Observation 45388: Laetiporus Murrill
When: 2010-05-14
No herbarium specimen

Notes: It was so dark in the area that I found this fungi that I was forced to remove it and carry it back to the edge of the forest to get some respectable images. It too was a brialliant colour in the bush but lost some of this when I brought it out into the daylight. This specimen was about 9inches (22cm) across. It had no aroma and was dry.

Images

85690
Copyright © 2010 Ian Dodd Kundabung NSW Australia
85691
Copyright © 2010 Ian Dodd Kundabung NSW Australia
85692
Copyright © 2010 Ian Dodd Kundabung NSW Australia
This image is not as sharp, but the colours are more accurate.

Proposed Names

28% (1)
Recognized by sight
85% (1)
Eye3 Eyes3
Used references: Naming suggested by Irenea

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Eye3 = Observer’s choice
Eyes3 = Current consensus

Comments

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Irene

Thanks (as usual) for the comment. Have missed your help.kk

Laetiporus, I presume
By: Irene Andersson (irenea)
2010-05-14 16:05:37 EDT (-0400)

I got a bit confused when I found that L. cincinnatus (the white-pored form) has been synonymized with L. sulphureus.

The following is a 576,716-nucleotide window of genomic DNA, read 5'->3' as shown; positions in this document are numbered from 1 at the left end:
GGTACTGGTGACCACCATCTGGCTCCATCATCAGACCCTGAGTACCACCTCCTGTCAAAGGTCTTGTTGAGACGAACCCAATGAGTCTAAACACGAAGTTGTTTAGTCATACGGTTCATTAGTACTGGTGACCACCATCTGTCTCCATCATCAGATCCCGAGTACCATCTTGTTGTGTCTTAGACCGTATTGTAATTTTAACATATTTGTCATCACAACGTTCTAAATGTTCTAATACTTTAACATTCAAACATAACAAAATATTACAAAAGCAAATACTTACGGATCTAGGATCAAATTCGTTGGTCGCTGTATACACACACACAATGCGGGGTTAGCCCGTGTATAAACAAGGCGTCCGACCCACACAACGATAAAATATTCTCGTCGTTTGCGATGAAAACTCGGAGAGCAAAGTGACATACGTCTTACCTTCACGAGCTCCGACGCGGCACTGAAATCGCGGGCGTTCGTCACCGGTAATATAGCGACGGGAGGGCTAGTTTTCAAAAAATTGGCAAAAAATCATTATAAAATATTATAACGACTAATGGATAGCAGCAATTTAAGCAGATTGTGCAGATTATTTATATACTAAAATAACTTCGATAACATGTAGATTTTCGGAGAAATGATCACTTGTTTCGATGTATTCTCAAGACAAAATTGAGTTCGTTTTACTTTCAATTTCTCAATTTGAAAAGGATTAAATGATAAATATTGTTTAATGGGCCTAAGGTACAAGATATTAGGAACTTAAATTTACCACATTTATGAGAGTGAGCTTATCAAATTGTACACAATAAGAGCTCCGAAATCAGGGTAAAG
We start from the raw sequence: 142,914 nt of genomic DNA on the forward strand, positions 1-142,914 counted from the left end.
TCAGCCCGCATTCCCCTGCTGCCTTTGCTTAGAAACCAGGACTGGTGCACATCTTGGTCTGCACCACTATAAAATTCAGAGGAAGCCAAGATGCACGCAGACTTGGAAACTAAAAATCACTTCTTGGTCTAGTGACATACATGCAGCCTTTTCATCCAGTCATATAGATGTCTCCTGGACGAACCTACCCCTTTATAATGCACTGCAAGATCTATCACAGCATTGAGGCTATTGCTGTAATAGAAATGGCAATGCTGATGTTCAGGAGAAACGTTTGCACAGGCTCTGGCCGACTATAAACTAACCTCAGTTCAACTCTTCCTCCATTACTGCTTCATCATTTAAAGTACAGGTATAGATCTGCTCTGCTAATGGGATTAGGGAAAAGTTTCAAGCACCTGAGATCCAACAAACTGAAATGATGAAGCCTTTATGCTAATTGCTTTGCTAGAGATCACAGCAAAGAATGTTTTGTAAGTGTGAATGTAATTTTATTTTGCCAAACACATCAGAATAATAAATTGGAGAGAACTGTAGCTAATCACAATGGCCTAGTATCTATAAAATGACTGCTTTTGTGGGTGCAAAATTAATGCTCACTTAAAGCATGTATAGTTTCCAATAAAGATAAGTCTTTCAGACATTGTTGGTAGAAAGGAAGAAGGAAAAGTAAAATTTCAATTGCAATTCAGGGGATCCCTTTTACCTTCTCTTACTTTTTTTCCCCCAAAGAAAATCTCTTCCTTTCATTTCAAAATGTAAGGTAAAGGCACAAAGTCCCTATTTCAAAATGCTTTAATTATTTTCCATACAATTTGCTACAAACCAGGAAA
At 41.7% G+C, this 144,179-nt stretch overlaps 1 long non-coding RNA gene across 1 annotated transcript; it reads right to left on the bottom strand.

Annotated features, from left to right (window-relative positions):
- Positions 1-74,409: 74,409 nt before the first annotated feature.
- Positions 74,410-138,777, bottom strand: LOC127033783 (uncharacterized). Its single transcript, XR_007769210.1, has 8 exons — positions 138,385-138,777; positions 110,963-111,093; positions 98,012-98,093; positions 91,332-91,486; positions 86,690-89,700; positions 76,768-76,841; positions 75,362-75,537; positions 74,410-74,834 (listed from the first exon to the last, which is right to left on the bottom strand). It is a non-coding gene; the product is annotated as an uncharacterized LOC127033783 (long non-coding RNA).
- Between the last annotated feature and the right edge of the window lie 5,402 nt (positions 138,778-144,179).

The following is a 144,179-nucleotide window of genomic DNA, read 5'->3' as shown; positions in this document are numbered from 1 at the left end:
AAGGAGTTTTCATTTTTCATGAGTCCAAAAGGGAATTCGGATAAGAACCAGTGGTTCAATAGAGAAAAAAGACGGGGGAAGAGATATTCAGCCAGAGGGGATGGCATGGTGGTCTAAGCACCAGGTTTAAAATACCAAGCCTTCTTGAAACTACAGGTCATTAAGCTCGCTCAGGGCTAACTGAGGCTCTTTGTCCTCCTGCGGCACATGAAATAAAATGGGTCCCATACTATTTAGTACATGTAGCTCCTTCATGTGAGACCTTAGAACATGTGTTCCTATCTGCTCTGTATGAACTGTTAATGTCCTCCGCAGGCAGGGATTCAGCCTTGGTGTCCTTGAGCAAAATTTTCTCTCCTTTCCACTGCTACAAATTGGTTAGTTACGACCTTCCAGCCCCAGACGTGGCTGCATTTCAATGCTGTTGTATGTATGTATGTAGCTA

And then I found that a phylogeographic study
http://www.mycologia.org/cgi/content/abstract/09-044v1
has identified 12 different clades (I don’t know where the australian species belong, if it’s even among them), and it raised the question which one is the true sulphureus..

Anyway, I’d like to see this in the Laetiporus sulphureus group.

Noah

This was growing on dead wood, An old log. Noah, if you look at the base of the second image full resolution you can still see some of the timber it was attached to. Chow, kk

Laetiporus?
By: Noah Siegel (Noah)
2010-05-14 05:21:23 EDT (-0400)

what was this growing on?

Created: 2010-05-14 04:27:07 EDT (-0400)
Last modified: 2010-05-15 18:07:32 EDT (-0400)
Viewed: 70 times, last viewed: 2016-10-25 01:35:35 EDT (-0400)
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